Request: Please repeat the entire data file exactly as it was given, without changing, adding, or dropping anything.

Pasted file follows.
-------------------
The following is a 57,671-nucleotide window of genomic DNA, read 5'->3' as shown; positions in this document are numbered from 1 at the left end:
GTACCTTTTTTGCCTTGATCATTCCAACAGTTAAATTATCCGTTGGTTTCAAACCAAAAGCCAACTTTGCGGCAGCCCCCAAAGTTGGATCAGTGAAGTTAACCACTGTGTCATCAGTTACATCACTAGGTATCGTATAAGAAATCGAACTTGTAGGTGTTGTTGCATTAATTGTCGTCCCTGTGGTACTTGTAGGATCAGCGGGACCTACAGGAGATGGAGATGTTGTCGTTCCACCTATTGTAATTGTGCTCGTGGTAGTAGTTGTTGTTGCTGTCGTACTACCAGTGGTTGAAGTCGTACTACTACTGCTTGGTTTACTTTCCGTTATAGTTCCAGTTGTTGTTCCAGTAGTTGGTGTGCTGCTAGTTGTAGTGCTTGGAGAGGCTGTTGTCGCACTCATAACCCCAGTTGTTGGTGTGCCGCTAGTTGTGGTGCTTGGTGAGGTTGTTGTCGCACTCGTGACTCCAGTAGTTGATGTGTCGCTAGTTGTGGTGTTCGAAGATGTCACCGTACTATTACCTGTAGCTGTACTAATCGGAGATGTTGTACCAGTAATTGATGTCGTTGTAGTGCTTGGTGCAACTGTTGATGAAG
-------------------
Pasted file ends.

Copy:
The following is a 57,671-nucleotide window of genomic DNA, read 5'->3' as shown; positions in this document are numbered from 1 at the left end:
GTACCTTTTTTGCCTTGATCATTCCAACAGTTAAATTATCCGTTGGTTTCAAACCAAAAGCCAACTTTGCGGCAGCCCCCAAAGTTGGATCAGTGAAGTTAACCACTGTGTCATCAGTTACATCACTAGGTATCGTATAAGAAATCGAACTTGTAGGTGTTGTTGCATTAATTGTCGTCCCTGTGGTACTTGTAGGATCAGCGGGACCTACAGGAGATGGAGATGTTGTCGTTCCACCTATTGTAATTGTGCTCGTGGTAGTAGTTGTTGTTGCTGTCGTACTACCAGTGGTTGAAGTCGTACTACTACTGCTTGGTTTACTTTCCGTTATAGTTCCAGTTGTTGTTCCAGTAGTTGGTGTGCTGCTAGTTGTAGTGCTTGGAGAGGCTGTTGTCGCACTCATAACCCCAGTTGTTGGTGTGCCGCTAGTTGTGGTGCTTGGTGAGGTTGTTGTCGCACTCGTGACTCCAGTAGTTGATGTGTCGCTAGTTGTGGTGTTCGAAGATGTCACCGTACTATTACCTGTAGCTGTACTAATCGGAGATGTTGTACCAGTAATTGATGTCGTTGTAGTGCTTGGTGCAACTGTTGATGAAG